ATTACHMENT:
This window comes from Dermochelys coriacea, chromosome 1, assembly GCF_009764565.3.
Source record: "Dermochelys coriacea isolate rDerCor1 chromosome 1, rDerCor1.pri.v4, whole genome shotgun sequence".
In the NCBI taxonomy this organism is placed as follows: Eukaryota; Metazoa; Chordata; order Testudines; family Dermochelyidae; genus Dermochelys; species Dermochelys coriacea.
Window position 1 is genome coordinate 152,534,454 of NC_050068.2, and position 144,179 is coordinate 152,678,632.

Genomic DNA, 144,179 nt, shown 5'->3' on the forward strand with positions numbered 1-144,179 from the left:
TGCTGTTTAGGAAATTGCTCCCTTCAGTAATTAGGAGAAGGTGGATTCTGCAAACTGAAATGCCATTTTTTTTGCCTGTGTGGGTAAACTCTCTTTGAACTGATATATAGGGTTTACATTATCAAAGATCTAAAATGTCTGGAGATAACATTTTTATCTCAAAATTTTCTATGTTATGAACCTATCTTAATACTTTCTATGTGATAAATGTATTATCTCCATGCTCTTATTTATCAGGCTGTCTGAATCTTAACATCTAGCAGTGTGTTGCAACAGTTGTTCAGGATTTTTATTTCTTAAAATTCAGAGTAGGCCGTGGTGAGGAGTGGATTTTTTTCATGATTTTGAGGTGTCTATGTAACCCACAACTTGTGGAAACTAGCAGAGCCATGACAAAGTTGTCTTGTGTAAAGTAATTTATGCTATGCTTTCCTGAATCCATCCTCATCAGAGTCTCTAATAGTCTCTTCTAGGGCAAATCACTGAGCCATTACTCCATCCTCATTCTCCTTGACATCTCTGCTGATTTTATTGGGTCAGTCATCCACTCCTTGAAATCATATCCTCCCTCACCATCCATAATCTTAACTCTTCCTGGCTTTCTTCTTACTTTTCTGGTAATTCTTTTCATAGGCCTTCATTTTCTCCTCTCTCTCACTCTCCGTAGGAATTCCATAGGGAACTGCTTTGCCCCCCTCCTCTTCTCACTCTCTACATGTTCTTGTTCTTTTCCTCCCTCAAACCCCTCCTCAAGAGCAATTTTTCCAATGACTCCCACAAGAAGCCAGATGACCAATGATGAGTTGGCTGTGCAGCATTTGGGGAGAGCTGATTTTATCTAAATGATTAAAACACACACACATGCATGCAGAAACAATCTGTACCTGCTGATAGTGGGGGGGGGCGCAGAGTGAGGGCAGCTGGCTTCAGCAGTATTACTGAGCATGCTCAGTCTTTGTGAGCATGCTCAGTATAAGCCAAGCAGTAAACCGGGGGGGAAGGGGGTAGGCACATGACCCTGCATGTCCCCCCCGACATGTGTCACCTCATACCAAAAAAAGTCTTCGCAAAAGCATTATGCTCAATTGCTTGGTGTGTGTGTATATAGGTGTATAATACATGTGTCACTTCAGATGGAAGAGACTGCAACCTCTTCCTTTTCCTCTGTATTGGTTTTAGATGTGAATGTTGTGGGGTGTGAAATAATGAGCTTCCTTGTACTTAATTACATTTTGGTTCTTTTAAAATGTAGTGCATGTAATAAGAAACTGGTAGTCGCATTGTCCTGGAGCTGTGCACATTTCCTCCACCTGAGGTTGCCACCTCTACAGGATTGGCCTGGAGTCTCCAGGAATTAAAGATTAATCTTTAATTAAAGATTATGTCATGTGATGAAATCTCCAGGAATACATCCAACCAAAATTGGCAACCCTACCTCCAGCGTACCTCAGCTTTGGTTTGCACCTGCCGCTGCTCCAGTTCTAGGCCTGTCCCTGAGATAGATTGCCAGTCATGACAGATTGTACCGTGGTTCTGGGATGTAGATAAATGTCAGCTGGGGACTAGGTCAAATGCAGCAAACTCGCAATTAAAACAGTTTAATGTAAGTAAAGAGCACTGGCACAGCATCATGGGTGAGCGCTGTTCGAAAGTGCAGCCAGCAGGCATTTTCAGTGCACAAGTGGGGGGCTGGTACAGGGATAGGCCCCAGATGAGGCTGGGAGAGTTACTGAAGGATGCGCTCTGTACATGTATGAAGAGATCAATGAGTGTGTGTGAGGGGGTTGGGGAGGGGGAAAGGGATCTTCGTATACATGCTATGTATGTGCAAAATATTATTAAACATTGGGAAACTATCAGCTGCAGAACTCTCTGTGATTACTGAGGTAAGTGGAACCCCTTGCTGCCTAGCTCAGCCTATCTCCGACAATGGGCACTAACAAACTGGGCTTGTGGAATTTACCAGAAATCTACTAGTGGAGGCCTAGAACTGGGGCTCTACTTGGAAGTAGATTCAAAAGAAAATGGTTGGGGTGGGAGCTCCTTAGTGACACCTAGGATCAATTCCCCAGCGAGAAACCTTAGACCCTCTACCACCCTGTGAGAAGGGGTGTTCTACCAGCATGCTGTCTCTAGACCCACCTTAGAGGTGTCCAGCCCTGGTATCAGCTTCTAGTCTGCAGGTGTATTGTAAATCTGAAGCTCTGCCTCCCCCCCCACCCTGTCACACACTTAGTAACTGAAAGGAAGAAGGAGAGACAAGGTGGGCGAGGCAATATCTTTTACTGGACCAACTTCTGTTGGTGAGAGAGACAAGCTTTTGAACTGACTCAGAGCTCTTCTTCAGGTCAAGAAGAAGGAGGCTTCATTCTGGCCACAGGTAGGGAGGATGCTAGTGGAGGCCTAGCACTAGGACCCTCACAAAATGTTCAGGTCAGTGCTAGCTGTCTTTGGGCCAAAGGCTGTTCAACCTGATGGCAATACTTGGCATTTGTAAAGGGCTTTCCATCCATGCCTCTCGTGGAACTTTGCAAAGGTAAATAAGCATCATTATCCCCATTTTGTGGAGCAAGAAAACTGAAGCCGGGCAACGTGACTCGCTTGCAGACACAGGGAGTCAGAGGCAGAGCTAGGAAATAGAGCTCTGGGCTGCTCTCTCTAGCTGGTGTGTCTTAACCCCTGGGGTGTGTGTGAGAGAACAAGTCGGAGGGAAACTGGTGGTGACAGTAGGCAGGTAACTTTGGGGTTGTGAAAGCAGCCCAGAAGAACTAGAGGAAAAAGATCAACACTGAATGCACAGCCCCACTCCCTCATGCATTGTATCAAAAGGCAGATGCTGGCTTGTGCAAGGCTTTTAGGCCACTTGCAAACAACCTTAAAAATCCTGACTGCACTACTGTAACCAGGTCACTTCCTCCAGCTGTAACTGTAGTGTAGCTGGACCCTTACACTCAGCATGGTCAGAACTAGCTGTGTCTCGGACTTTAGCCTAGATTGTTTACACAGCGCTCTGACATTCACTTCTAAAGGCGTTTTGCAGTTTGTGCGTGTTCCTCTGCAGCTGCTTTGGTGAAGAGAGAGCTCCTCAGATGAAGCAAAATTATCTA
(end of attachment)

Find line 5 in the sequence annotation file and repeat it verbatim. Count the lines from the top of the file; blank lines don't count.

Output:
Genomic DNA, 144,179 nt, shown 5'->3' on the forward strand with positions numbered 1-144,179 from the left: